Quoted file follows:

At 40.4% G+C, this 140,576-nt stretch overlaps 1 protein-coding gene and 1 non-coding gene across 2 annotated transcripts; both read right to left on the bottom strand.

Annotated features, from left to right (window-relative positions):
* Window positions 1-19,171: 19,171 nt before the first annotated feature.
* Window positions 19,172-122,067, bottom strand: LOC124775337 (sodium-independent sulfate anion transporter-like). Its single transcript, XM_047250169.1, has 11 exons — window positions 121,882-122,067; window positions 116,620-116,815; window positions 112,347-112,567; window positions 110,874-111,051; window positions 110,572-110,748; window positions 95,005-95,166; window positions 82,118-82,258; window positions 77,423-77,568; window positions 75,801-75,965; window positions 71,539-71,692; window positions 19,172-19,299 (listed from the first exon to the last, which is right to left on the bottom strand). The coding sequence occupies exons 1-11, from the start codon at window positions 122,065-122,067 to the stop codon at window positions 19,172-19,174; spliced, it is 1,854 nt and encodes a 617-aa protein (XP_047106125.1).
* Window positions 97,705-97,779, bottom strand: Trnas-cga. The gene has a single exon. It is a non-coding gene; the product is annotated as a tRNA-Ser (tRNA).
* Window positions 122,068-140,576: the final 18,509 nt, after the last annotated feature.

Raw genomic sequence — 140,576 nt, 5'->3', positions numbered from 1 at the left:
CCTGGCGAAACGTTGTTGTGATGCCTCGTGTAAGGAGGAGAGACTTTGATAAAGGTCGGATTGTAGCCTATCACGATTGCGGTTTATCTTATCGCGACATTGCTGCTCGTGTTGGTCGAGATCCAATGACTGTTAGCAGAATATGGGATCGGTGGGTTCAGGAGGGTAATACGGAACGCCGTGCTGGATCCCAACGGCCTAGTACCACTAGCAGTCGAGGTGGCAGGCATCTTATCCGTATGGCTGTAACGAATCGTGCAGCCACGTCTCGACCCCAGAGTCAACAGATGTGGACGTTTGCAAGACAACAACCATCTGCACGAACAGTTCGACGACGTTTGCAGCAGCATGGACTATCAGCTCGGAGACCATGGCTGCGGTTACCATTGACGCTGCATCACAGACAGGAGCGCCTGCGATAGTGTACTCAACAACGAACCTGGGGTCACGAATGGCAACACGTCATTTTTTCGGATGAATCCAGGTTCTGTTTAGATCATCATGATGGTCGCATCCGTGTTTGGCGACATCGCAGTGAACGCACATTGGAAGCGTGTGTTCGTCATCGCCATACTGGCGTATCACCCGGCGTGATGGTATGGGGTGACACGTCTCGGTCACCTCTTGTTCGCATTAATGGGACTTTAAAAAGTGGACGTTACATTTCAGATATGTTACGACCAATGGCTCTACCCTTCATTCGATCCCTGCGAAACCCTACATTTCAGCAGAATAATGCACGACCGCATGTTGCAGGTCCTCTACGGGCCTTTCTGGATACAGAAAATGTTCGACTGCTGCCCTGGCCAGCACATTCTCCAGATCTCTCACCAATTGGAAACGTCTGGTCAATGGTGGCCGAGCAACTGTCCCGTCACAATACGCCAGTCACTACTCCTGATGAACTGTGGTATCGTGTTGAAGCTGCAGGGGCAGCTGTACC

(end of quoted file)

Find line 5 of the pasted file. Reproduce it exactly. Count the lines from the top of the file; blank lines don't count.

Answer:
* Window positions 97,705-97,779, bottom strand: Trnas-cga. The gene has a single exon. It is a non-coding gene; the product is annotated as a tRNA-Ser (tRNA).